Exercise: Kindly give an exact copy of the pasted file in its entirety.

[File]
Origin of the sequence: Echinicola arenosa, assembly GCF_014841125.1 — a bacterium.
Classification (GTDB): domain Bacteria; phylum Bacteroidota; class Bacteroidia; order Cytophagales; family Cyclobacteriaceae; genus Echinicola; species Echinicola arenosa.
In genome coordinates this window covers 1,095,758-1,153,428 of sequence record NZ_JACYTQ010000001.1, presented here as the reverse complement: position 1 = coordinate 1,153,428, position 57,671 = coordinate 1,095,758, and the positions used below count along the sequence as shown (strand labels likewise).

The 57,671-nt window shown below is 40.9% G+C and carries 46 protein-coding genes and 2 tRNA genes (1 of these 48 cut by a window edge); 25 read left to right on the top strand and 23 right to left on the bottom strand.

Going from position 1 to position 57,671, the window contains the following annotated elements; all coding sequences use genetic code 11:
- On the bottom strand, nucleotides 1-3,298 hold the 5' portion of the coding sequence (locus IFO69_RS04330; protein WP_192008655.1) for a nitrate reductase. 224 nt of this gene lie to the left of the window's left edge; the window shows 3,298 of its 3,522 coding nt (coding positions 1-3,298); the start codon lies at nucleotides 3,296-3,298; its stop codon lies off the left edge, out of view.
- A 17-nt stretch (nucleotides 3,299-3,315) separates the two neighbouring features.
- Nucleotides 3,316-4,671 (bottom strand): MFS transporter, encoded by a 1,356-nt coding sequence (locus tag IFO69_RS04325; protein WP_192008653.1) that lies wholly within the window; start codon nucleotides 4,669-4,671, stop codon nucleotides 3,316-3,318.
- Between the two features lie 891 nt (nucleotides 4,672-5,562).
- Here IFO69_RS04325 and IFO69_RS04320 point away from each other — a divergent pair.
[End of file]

Origin of the sequence: Echinicola arenosa, assembly GCF_014841125.1 — a bacterium.
Classification (GTDB): domain Bacteria; phylum Bacteroidota; class Bacteroidia; order Cytophagales; family Cyclobacteriaceae; genus Echinicola; species Echinicola arenosa.
In genome coordinates this window covers 1,095,758-1,153,428 of sequence record NZ_JACYTQ010000001.1, presented here as the reverse complement: position 1 = coordinate 1,153,428, position 57,671 = coordinate 1,095,758, and the positions used below count along the sequence as shown (strand labels likewise).

The 57,671-nt window shown below is 40.9% G+C and carries 46 protein-coding genes and 2 tRNA genes (1 of these 48 cut by a window edge); 25 read left to right on the top strand and 23 right to left on the bottom strand.

Going from position 1 to position 57,671, the window contains the following annotated elements; all coding sequences use genetic code 11:
- On the bottom strand, nucleotides 1-3,298 hold the 5' portion of the coding sequence (locus IFO69_RS04330; protein WP_192008655.1) for a nitrate reductase. 224 nt of this gene lie to the left of the window's left edge; the window shows 3,298 of its 3,522 coding nt (coding positions 1-3,298); the start codon lies at nucleotides 3,296-3,298; its stop codon lies off the left edge, out of view.
- A 17-nt stretch (nucleotides 3,299-3,315) separates the two neighbouring features.
- Nucleotides 3,316-4,671 (bottom strand): MFS transporter, encoded by a 1,356-nt coding sequence (locus tag IFO69_RS04325; protein WP_192008653.1) that lies wholly within the window; start codon nucleotides 4,669-4,671, stop codon nucleotides 3,316-3,318.
- Between the two features lie 891 nt (nucleotides 4,672-5,562).
- Here IFO69_RS04325 and IFO69_RS04320 point away from each other — a divergent pair.